Like most (sane) gamers, I don’t really have fond memories of Mortal Kombat. It was a stiff, janky fighting game that made its bones on one particular gimmick — the blood. In hindsight, it wasn’t as fun as we remember. Mortal Kombat is to Street Fighter as Sonic is to Mario. (Though I would say Sonic is more fun than Mortal Kombat).
So when this new installment was coming out, I yawned my way through covering it for the various outlets I write for. I heard the Giant Bomb guys rave about it, but my opinions differ from theirs pretty sharply, because they sometimes like weird stuff.
But then the collective drumbeat started, with praise coming from all corners of the internet, including Bryan Carr. Now Bryan’s tastes don’t totally mesh with mine, but he was even more skeptical about Mortal Kombat than I was, and it won him over. So I bit and ordered it when I saw a good price on Amazon, and it arrived astoundingly fast. And…
Like, really good.
It’s not quite as fluid as Street Fighter, but for the first time in the series’ history it seems like that’s a conscious choice instead of a shortcoming. It has its own rhythm. It also has a ton of game mode variety (even with PSN down), and enough hidden stuff to bring back nostalgia from the days when a game’s secrets weren’t plumbed by the internet within hours of release.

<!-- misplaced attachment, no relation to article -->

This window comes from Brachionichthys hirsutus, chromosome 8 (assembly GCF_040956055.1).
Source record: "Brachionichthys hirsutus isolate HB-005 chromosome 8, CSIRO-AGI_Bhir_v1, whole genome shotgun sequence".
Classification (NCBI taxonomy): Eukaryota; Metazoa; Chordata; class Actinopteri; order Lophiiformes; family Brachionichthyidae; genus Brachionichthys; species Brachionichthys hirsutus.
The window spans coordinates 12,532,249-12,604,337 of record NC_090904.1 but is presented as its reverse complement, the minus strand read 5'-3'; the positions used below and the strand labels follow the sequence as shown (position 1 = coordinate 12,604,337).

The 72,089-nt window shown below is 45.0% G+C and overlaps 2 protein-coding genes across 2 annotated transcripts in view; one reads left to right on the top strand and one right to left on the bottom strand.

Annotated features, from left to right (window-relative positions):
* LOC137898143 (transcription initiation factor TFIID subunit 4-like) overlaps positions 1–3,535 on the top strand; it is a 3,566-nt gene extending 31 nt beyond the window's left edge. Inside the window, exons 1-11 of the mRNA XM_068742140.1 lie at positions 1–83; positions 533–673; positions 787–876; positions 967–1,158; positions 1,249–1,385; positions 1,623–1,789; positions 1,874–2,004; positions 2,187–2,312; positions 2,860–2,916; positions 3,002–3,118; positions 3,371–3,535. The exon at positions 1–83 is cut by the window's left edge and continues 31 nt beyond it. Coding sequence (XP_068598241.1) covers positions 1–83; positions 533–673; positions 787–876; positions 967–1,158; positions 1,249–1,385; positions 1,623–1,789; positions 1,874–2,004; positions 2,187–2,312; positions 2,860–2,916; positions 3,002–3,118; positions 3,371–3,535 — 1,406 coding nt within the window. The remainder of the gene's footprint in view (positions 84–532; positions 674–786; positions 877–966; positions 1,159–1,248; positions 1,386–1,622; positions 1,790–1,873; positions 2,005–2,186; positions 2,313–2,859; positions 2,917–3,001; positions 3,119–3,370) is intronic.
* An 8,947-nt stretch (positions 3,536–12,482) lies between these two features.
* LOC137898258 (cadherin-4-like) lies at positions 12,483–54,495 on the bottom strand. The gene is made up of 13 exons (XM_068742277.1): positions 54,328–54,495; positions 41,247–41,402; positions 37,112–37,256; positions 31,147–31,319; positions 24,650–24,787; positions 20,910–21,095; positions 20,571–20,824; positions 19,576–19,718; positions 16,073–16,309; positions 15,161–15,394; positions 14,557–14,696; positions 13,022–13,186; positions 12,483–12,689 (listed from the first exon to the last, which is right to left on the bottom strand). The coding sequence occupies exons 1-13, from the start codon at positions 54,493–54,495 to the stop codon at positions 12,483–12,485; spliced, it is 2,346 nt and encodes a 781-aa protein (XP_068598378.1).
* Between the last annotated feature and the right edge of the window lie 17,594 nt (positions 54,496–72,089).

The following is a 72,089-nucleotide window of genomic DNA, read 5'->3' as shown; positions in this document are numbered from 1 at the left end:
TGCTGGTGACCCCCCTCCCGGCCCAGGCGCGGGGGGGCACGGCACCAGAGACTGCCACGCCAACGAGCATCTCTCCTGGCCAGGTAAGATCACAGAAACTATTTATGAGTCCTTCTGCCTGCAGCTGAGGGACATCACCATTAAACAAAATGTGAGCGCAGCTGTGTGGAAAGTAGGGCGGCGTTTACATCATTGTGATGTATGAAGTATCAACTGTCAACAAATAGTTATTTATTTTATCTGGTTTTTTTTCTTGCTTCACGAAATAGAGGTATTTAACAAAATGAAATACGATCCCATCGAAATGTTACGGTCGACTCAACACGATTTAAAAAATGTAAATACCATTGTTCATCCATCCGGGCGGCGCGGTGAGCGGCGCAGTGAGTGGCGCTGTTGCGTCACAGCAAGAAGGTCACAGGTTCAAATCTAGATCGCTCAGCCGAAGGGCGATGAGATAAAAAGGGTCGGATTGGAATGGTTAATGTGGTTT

Sure, the character designs are kind of dumb. Yes, the dialogue is terrible and the story is idiotic. And okay, the whole thing sounds like the design doc was drafted in the notebook of a 15-year-old whose mom just doesn’t understand his emotions. But it’s also charming, and it knows it’s stupid, and that’s a first for this series. For me, at least.
- Most weeks of Nintendo downloads are cavalcades of crap, but this week actually seems decent. I’m not familiar with MDK2, but it sounds intriguing, and WayForward made a new DSiWare game? Hot diggity damn.
- I enjoyed writing this piece on the NEA recognition of games as an art form. Partly because of my observations tying into the Supreme Court case, but mostly because I got to call Ebert out for trolling.
- This is alarming. If Capcom is being this frank with money lost, imagine that multiplied by the number of publishers with content on PSN. Worse yet, I’m fairly certain Capcom didn’t even have any games scheduled to release during the period, so he’s just referring to revenue lost from steady sales. A company like Ubisoft, which is missing out on half of its revenues from Outland (which is fantastic), must be suffering even more.
- On the other hand, at least Sony has their security up-to-date. Probably. The tech-heads were disagreeing with each other, but I’m glad we didn’t report on this security expert’s comments initially. We followed up today because we had mentioned it on Weekend Confirmed, but as far as our news section goes, we made the decision to skip it. Nice to be vindicated on things like that.